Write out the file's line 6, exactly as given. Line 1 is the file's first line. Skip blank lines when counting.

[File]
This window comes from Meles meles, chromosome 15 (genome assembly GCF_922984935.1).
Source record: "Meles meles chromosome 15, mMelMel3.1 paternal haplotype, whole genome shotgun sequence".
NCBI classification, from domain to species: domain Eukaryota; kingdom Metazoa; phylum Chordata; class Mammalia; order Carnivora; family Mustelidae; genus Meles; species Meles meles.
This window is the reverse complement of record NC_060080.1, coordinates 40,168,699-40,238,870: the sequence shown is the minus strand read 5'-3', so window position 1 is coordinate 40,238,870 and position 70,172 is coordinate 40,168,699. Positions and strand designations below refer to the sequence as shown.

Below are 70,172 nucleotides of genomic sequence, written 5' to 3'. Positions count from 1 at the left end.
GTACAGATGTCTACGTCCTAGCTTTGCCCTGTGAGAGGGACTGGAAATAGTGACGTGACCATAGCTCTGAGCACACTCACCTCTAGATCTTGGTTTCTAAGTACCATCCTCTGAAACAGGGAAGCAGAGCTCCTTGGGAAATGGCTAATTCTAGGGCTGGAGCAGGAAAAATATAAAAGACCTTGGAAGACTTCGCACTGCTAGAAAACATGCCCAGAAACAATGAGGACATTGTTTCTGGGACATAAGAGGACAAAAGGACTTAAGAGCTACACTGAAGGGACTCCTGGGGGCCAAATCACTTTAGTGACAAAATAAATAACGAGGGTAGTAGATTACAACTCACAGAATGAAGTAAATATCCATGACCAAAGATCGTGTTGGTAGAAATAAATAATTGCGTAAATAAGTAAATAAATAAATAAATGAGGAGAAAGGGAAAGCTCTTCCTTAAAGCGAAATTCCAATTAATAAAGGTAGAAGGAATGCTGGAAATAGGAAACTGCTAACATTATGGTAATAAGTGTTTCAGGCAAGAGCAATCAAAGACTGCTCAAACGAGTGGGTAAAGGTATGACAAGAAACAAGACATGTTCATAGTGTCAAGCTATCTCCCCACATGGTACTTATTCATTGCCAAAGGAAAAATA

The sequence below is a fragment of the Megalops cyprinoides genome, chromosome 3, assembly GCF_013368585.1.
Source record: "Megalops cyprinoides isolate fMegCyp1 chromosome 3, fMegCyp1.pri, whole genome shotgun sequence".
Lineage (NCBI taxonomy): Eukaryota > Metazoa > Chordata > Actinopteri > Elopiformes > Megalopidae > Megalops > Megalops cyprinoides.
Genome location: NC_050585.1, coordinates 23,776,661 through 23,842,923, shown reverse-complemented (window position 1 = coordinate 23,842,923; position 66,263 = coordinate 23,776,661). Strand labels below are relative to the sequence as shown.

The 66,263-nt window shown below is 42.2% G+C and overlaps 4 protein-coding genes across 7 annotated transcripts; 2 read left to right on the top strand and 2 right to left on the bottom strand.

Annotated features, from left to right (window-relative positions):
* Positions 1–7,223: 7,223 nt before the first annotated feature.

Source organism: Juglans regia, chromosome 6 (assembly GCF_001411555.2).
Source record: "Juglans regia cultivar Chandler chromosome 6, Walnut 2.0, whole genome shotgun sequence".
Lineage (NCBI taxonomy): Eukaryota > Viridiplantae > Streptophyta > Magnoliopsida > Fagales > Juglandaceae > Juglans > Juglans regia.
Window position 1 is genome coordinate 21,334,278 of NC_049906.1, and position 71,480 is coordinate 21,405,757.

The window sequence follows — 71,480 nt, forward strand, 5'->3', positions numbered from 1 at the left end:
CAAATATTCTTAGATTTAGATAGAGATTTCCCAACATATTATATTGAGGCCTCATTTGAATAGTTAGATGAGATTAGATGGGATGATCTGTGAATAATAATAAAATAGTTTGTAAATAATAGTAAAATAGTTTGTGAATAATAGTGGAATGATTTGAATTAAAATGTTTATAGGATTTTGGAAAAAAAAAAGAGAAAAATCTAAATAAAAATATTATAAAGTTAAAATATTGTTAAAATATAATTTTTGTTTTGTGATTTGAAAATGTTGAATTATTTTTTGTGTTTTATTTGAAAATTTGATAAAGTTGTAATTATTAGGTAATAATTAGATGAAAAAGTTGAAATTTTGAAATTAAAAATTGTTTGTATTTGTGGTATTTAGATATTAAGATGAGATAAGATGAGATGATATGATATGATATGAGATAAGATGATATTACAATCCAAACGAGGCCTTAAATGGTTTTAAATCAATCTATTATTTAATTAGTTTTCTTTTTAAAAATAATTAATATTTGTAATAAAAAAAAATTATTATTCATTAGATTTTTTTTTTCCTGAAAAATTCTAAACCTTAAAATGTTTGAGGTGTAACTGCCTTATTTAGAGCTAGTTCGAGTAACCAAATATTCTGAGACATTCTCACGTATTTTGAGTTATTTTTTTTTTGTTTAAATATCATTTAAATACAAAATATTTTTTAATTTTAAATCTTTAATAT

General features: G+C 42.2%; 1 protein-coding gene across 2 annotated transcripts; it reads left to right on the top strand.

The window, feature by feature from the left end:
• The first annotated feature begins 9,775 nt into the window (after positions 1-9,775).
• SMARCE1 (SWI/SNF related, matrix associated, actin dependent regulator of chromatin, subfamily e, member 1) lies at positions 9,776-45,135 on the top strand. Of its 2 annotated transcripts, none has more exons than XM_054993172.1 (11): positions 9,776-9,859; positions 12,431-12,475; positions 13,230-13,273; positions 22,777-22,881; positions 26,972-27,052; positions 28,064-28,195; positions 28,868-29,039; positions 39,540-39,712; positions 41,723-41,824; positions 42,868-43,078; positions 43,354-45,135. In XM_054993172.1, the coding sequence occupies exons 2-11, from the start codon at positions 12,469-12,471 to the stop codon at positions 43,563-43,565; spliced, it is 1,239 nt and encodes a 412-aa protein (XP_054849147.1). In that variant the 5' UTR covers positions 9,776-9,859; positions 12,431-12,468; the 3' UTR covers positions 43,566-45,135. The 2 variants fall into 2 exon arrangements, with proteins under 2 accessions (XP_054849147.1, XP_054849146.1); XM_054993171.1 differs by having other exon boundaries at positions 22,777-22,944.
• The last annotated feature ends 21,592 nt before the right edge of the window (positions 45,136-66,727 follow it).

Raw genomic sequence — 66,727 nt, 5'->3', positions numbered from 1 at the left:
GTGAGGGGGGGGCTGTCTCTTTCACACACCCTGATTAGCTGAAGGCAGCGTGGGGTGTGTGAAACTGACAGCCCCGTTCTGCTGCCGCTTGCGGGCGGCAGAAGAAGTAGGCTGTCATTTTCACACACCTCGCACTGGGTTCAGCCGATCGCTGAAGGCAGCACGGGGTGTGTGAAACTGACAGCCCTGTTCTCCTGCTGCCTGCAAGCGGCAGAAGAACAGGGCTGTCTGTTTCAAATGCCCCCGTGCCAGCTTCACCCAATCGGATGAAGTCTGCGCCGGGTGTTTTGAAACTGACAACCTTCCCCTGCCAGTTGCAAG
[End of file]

GTACAGATGTCTACGTCCTAGCTTTGCCCTGTGAGAGGGACTGGAAATAGTGACGTGACCATAGCTCTGAGCACACTCACCTCTAGATCTTGGTTTCTAAGTACCATCCTCTGAAACAGGGAAGCAGAGCTCCTTGGGAAATGGCTAATTCTAGGGCTGGAGCAGGAAAAATATAAAAGACCTTGGAAGACTTCGCACTGCTAGAAAACATGCCCAGAAACAATGAGGACATTGTTTCTGGGACATAAGAGGACAAAAGGACTTAAGAGCTACACTGAAGGGACTCCTGGGGGCCAAATCACTTTAGTGACAAAATAAATAACGAGGGTAGTAGATTACAACTCACAGAATGAAGTAAATATCCATGACCAAAGATCGTGTTGGTAGAAATAAATAATTGCGTAAATAAGTAAATAAATAAATAAATGAGGAGAAAGGGAAAGCTCTTCCTTAAAGCGAAATTCCAATTAATAAAGGTAGAAGGAATGCTGGAAATAGGAAACTGCTAACATTATGGTAATAAGTGTTTCAGGCAAGAGCAATCAAAGACTGCTCAAACGAGTGGGTAAAGGTATGACAAGAAACAAGACATGTTCATAGTGTCAAGCTATCTCCCCACATGGTACTTATTCATTGCCAAAGGAAAAATA